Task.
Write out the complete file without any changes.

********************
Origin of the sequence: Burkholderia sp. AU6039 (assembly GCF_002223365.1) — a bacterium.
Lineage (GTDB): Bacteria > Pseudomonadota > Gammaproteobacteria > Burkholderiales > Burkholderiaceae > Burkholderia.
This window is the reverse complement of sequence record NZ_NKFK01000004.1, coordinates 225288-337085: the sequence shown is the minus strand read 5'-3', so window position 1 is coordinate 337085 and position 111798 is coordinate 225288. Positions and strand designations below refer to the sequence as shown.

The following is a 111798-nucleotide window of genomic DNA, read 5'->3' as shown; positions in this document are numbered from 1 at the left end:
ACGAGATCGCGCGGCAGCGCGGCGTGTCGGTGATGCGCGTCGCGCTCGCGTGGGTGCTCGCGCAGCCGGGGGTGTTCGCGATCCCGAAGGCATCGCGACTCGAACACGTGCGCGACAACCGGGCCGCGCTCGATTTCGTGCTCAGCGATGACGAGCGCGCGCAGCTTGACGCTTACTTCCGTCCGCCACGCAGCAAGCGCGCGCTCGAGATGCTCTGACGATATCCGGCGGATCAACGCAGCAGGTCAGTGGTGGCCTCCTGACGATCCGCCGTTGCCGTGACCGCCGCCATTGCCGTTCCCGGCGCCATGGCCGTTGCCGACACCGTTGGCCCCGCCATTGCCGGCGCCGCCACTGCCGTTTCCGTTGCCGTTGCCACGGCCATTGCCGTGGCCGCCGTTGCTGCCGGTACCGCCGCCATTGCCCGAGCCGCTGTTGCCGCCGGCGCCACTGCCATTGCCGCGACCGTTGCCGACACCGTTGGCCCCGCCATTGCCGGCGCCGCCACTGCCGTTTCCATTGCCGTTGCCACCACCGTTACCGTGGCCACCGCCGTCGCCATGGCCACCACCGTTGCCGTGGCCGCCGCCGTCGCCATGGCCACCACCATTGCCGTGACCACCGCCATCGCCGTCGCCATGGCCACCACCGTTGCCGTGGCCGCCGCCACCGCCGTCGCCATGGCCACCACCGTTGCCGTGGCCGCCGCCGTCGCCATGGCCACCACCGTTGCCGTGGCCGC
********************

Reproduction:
Origin of the sequence: Burkholderia sp. AU6039 (assembly GCF_002223365.1) — a bacterium.
Lineage (GTDB): Bacteria > Pseudomonadota > Gammaproteobacteria > Burkholderiales > Burkholderiaceae > Burkholderia.
This window is the reverse complement of sequence record NZ_NKFK01000004.1, coordinates 225288-337085: the sequence shown is the minus strand read 5'-3', so window position 1 is coordinate 337085 and position 111798 is coordinate 225288. Positions and strand designations below refer to the sequence as shown.

The following is a 111798-nucleotide window of genomic DNA, read 5'->3' as shown; positions in this document are numbered from 1 at the left end:
ACGAGATCGCGCGGCAGCGCGGCGTGTCGGTGATGCGCGTCGCGCTCGCGTGGGTGCTCGCGCAGCCGGGGGTGTTCGCGATCCCGAAGGCATCGCGACTCGAACACGTGCGCGACAACCGGGCCGCGCTCGATTTCGTGCTCAGCGATGACGAGCGCGCGCAGCTTGACGCTTACTTCCGTCCGCCACGCAGCAAGCGCGCGCTCGAGATGCTCTGACGATATCCGGCGGATCAACGCAGCAGGTCAGTGGTGGCCTCCTGACGATCCGCCGTTGCCGTGACCGCCGCCATTGCCGTTCCCGGCGCCATGGCCGTTGCCGACACCGTTGGCCCCGCCATTGCCGGCGCCGCCACTGCCGTTTCCGTTGCCGTTGCCACGGCCATTGCCGTGGCCGCCGTTGCTGCCGGTACCGCCGCCATTGCCCGAGCCGCTGTTGCCGCCGGCGCCACTGCCATTGCCGCGACCGTTGCCGACACCGTTGGCCCCGCCATTGCCGGCGCCGCCACTGCCGTTTCCATTGCCGTTGCCACCACCGTTACCGTGGCCACCGCCGTCGCCATGGCCACCACCGTTGCCGTGGCCGCCGCCGTCGCCATGGCCACCACCATTGCCGTGACCACCGCCATCGCCGTCGCCATGGCCACCACCGTTGCCGTGGCCGCCGCCACCGCCGTCGCCATGGCCACCACCGTTGCCGTGGCCGCCGCCGTCGCCATGGCCACCACCGTTGCCGTGGCCGC